In movies, you find different types of motifs. For example:

  1. Visual Motif: A specific image, such as a broken mirror, may recur in various scenes, symbolizing a character’s fractured identity or a distorted reality.
  2. Sound Motif: A certain musical score or a recurring sound effect, like the ticking of a clock, could underscore the theme of time passing or the urgency of a situation.
  3. Color Motif: A color like red may consistently appear in a film, perhaps symbolizing love, danger, or violence, depending on the context.
  4. Conceptual Motif: Ideas such as solitude, freedom, or betrayal might be revisited throughout the narrative through dialogue or characters’ actions.
  5. Symbolic Motif: Objects like a key or a flower could hold symbolic weight and be used strategically in the story to represent concepts such as opportunity or fragility.
  6. Action Motif: A specific action, such as a character looking through a window, might occur multiple times, suggesting a longing for the outside world or a separation from it.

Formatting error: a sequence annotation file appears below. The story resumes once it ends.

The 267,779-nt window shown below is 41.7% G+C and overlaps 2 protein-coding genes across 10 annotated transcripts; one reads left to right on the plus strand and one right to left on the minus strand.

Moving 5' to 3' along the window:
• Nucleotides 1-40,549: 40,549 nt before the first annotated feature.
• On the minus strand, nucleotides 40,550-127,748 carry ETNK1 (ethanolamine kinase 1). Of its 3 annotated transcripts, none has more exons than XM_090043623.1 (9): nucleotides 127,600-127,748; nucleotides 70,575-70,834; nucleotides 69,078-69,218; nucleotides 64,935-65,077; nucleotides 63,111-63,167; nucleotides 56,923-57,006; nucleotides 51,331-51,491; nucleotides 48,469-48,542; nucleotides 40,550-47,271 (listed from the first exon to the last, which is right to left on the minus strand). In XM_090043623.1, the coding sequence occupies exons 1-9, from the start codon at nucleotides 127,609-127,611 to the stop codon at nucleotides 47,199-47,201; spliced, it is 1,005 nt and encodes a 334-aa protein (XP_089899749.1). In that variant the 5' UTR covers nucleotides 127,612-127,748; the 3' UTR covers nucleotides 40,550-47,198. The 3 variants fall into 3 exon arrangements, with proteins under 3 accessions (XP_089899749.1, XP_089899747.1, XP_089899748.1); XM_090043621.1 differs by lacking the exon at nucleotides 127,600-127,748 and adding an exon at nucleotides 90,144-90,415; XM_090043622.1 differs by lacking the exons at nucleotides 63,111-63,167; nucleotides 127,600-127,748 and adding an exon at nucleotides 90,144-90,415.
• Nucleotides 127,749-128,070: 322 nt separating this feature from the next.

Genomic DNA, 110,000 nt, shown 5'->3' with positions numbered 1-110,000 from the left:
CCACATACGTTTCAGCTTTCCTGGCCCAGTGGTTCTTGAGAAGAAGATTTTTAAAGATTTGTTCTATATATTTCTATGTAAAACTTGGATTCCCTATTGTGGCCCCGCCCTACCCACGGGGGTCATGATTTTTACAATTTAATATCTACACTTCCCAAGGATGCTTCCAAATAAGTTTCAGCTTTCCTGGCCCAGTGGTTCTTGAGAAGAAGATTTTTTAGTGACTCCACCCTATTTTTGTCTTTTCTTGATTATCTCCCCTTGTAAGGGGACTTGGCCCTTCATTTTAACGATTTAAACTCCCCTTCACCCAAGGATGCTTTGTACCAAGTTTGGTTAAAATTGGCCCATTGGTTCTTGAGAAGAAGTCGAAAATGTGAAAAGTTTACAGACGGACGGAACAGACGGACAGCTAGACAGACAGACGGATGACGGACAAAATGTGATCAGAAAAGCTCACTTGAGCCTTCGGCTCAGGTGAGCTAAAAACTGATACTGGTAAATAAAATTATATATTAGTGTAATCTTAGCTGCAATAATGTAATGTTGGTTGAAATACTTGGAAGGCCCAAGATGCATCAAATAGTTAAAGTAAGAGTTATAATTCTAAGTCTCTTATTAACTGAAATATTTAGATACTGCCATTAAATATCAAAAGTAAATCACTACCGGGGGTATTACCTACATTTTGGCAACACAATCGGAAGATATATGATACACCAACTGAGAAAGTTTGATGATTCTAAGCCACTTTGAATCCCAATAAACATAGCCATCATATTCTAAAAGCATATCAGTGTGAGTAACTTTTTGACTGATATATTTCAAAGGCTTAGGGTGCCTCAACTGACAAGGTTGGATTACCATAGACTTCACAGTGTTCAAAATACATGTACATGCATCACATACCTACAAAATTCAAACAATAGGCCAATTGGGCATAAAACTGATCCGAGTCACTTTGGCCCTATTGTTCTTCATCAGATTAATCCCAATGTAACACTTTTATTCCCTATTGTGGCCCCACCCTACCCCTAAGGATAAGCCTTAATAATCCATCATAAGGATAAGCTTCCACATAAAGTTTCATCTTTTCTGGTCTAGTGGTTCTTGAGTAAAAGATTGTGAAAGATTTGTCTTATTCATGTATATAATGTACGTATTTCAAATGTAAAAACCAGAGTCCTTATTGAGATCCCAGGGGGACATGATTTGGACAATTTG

In this way, motifs can be used more to highlight the overall theme or can even be used to indicate specific thematic qualities of specific characters.

Famous examples of Motifs in Film

Here are some examples of brilliant directors and how they use different types of motifs in their films. 

2001: A Space Odyssey (1968). Motif: the Act of Eating

The eating in Stanley Kubrick’s 2001: A Space Odyssey connects the apes at the film’s beginning and the human astronauts – drawing a correlation between them as they connect to the theme of evolution.

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(Image source:

Moonlight (2016). Motif: the use of Moonlight